Homogeneous Equilibria

Homogeneous Equilibria

Homogeneous Equilibria

A homogeneous equilibrium has the whole thing present in the similar phase. The common examples contain reactions where everything is a gas, or everything is present in the similar solution. Examples of few homogeneous equilibrium systems are given below:

(i) Dissociation of nitrogen tetroxide: The dissociation of nitrogen tetroxide is represented by the equation

N2O4 (g) ↔ 2NO2

for which the equilibrium constant is,

KP = [(PNO2)2 / PN2O4]

PNO2 and PN2O4 being the partial pressure of NO2 and N2O4 respectively.

The experimental method applied in determining the equilibrium constant consists in measuring the total pressure at equilibrium in a flask of known volume in which a known mass of N2O4 was placed. Using the ideal gas equation, the apparent molecular mass

of the partially dissociated gas is calculated and equation is used to determine the degree of dissociation at equilibrium. If a represents the degree of dissociation, (1- α) is proportional to the number of moles of undissociated N2O4 and 2α is proportional to the number of moles of NO2 so that (1- α + 2α) or (1 + a) is proportional to the total number of moles.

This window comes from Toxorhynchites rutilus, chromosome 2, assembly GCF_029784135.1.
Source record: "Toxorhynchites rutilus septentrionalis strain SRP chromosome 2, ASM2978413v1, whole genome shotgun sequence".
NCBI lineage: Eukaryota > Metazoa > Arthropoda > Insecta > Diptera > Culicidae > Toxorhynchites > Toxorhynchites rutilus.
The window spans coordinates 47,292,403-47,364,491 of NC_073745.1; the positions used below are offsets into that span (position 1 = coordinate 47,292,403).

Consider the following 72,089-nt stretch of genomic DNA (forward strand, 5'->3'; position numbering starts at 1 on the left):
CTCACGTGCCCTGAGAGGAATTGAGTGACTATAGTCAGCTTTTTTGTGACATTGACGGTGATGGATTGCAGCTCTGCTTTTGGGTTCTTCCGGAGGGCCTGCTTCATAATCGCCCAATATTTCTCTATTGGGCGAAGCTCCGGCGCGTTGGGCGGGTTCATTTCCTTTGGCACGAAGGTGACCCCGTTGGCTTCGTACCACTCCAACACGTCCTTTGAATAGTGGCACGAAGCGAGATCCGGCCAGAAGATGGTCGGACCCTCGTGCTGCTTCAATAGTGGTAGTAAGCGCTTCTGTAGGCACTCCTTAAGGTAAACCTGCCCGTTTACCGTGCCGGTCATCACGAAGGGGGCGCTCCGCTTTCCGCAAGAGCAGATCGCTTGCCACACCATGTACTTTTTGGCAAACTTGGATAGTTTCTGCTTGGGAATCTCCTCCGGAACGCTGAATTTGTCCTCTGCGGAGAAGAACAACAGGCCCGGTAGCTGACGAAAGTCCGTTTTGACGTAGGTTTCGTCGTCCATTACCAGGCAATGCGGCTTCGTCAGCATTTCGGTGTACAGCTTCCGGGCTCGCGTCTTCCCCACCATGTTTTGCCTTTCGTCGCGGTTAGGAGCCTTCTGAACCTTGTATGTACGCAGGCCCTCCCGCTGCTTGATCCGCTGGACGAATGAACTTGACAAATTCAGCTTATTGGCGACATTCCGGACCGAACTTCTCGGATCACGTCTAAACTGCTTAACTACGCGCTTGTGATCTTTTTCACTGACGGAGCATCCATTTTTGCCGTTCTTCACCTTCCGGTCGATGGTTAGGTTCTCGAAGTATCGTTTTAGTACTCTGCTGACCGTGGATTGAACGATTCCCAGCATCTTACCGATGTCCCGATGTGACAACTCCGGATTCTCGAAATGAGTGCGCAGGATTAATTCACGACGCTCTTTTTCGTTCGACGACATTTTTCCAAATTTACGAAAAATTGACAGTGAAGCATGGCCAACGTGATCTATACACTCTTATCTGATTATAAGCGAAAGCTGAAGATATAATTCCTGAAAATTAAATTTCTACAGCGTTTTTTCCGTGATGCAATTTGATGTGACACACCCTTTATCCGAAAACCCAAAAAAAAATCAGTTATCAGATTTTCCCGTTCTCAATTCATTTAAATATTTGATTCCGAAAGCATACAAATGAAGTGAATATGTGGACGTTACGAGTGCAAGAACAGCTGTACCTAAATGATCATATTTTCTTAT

If P is the total pressure, the partial pressures are given by

PNO2 = {2α / (1 + α)}P and PN2O4 = {2α / (1 + α)}P

Hence, KP = [{2α / (1 + α)}P]2 / {2α / (1 + α)}P

= {4α2 / (1 – α2)}P

(2) Dissociation of phosphorus pentachloride:

When heated, phosphorus pentachloride dissociates and the reaction is represented by the following equation:

PCl5 (g) ↔ PCl3 (g) + Cl2 (g)

The equilibrium constant for this reaction is,

KC = [PCl3] [Cl2] / [PC15]

which can he determined by measuring the degree of dissociation al the given temperature as in the case of the dissociation of nitrogen tetroxide.

(3) Formation and decomposition of hydrogen iodide gas:

A classical example of gaseous homogeneous equilibrium is the following reaction above 4000C.

2 HI (g) ↔ H2 (g) + I2 (g)

This reaction was extensively studied by Bodenstein and others. Known quantities of hydrogen iodide were sealed in quartz vessels of known volume and heated at the desired temperature for sufficient time until equilibrium was reached. The vessels were then suddenly cooled and the contents analyzed for iodine by titration with standard sodium thiosulphate solution. As the equation above shows, the concentration of hydrogen is the same as that of iodine while the concentration of hydrogen iodide at equilibrium is the initial concentration of hydrogen iodide minus twice the concentration of iodine.